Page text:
The Little Owls near the Henry Moore sculpture seem to have moved house. They are still in the group of four tall lime trees, but now in the left front one as you look up the hill from the path.
You can't get a closer view than this because of the angle, and also because these owls are shy and don't like being stared at.
The female of the pair near the Albert Memorial was looking out of the usual hole in the oak tree. The almost white background is caused by the sun shining into another hole in the top of the branch.
There was a Redwing in the rowan tree on Buck Hill ...
... as well as a Song Thrush ...
... and plenty of Mistle Thrushes making the most of the remaining fruit.
A Coal Tit stared at the camera from a twig in the leaf yard.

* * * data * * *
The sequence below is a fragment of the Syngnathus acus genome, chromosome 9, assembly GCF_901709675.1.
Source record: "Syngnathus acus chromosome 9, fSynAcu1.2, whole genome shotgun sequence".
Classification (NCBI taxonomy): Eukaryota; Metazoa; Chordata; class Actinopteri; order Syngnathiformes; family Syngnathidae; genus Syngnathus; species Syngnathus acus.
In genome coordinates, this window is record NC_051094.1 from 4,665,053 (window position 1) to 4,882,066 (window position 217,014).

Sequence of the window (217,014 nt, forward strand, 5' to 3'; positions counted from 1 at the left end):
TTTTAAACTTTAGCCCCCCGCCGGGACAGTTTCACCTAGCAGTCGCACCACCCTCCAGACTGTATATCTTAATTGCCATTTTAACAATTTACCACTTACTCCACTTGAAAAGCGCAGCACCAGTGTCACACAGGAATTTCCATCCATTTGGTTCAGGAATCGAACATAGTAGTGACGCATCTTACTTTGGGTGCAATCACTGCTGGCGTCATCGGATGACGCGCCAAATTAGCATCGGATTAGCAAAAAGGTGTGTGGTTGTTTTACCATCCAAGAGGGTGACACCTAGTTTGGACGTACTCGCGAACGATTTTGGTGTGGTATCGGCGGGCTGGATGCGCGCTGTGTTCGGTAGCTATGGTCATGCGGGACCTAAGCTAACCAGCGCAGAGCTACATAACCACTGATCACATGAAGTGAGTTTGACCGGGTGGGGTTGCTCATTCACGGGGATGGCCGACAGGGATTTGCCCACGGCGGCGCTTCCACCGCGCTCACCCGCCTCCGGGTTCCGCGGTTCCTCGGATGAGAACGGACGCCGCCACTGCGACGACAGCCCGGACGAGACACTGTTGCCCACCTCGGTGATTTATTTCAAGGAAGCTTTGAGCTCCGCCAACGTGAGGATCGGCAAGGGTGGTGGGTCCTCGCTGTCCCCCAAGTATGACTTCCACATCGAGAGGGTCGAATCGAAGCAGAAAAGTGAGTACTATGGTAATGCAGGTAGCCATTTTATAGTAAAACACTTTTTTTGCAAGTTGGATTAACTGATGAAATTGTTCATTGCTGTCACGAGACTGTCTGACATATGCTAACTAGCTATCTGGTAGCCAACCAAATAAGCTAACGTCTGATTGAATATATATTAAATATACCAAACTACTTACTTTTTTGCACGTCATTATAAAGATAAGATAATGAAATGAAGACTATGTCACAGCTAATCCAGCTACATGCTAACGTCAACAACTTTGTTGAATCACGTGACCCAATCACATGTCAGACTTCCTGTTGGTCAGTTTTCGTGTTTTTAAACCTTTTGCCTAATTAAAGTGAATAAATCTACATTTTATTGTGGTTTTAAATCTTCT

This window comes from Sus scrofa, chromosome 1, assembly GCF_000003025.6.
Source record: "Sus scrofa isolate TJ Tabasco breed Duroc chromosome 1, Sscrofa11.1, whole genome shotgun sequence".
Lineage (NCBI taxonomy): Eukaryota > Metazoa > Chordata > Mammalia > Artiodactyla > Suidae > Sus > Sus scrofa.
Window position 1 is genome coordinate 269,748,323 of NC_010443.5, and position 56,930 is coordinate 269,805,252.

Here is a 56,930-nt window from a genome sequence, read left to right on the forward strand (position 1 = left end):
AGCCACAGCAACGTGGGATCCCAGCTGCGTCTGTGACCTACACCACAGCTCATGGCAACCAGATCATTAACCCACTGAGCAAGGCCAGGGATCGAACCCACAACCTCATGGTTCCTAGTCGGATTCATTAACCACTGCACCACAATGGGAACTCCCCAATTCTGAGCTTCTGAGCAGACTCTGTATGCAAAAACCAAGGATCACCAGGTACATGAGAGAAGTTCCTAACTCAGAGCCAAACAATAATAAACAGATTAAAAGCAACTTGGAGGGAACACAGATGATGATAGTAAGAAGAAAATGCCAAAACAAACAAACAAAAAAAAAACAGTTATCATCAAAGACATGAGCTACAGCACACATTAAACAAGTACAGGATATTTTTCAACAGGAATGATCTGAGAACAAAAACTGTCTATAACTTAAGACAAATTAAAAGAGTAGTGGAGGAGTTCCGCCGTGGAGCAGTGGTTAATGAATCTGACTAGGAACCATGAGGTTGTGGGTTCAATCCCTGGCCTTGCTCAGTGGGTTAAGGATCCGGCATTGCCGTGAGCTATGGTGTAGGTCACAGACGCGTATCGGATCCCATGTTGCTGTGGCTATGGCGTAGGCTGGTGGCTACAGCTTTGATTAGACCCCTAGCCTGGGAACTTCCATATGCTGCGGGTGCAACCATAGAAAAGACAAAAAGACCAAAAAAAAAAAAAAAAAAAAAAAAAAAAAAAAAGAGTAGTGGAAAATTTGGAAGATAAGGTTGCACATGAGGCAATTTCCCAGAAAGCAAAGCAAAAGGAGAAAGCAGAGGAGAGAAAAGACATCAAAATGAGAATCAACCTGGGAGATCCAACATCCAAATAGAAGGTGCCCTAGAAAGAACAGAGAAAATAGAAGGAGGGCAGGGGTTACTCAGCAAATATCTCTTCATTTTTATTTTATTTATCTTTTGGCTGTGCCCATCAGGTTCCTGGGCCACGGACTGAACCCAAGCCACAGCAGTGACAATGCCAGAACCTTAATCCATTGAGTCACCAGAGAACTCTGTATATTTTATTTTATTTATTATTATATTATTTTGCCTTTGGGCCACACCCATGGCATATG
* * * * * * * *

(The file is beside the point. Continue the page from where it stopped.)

There were a few people on the terrace of the Dell restaurant, but the resident Grey Heron had given up trying to get food from them and was staring intently at the edge of one of the reed rafts, waiting for a careless fish to come out from shelter.
A Carrion Crow had done better and won a piece of bread, and was dunking it at the top of the Dell waterfall.
The white Mallard and his male friend cruised up to see if anyone was going to feed them.
His mate was taking a break from their company.
A Shoveller was lit by the low sun on the Round Pond. This picture was taken at 3 pm, which is almost evening at this time of year.
The pair of Gadwalls were back in the Italian Garden pond.
A Cormorant at the island is already back in breeding plumage, with a white patch on its side and bristly white feathers on its head. These odd-looking ornaments seem to be irresistible to Cormorants of the opposite sex.
Many of the big gulls have fixed stations around the lake, and regard them as their territory and will chase off invaders. This Herring Gull owns the handrail halfway along the Lido swimming area. It's a slippery perch, and the bird often loses its footing and has to flap to keep its balance.